Those nasty, abusive comments left on news articles aren't the responsibility of the news site...or are they?
The European Court of Human Rights ruled Wednesday that DelfiSA, a popular Estonian news site, is responsible for a slew of threatening and offensive comments left in response to one of its stories, according to The Wall Street Journal.
The article that so enraged readers was published in January 2006 and was about a ferry company changing its route, which delayed the opening of roads to offshore islands, according to the Journal. Within the roughly 185 comments posted, around 20 threatened the ferry company's majority shareholder.
Unhappy that DelfiSA allowed these commenters to have a public forum for their threats, the ferry company sued in a local court and won. DelfiSA appealed within the Estonian courts and lost, and so the news site brought the case to the ECHR. But to no avail; the European court also agreed with the ferry company and the Estonian courts.
"The applicant company [Delfi], by publishing the article in question, could have realized that it might cause negative reactions against the shipping company and its managers and that, considering the general reputation of comments on the Delfi news portal, there was a higher-than-average risk that the negative comments could go beyond the boundaries of acceptable criticism and reach the level of gratuitous insult or hate speech," the ECHR ruling read, according to the Journal.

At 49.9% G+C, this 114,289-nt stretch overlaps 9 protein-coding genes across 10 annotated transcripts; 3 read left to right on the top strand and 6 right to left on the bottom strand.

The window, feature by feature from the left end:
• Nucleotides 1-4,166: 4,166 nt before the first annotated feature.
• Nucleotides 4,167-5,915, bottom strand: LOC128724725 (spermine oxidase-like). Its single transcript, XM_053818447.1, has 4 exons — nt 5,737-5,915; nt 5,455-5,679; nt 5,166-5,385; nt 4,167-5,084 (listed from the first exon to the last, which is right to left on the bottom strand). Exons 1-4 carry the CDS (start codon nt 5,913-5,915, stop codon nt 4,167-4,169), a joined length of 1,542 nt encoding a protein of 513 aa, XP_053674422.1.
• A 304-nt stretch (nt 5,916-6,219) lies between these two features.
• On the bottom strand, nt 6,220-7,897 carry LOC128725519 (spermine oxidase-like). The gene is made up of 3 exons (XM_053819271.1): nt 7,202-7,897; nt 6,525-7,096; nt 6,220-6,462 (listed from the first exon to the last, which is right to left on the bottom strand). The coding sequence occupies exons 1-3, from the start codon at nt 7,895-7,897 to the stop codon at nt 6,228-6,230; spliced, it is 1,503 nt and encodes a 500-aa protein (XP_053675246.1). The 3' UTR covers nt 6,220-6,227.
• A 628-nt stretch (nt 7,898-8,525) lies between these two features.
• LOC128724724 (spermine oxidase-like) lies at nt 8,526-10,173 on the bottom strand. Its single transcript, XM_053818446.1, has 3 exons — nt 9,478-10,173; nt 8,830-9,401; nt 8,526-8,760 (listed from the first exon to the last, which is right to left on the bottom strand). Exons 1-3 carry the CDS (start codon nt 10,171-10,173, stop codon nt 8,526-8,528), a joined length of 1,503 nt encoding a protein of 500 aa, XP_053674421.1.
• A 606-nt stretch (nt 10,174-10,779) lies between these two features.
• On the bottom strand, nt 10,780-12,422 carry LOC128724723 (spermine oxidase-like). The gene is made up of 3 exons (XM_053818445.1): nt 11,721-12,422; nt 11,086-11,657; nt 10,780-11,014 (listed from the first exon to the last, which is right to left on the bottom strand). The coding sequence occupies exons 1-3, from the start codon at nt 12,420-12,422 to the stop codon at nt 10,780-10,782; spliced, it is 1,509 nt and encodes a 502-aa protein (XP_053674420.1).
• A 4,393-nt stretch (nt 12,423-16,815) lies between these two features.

While the ECHR has made its ruling, it's likely that it won't impact news sites in other countries, according to the Journal. The decision was made based on the human rights of those negatively affected by the comments in the DelfiSA article, not for precedent in international law.
It's unclear how much DelfiSA will now have to pay for losing the case, or if it will be required to take action to prevent threatening comments in the future.
Many news sites in the US have comment moderators to make sure nothing threatening or illegal is posted. And some companies have also taken to comment management. Last month, YouTube, which is notorious for cruel comments, began toto let uploaders manage comments on their videos.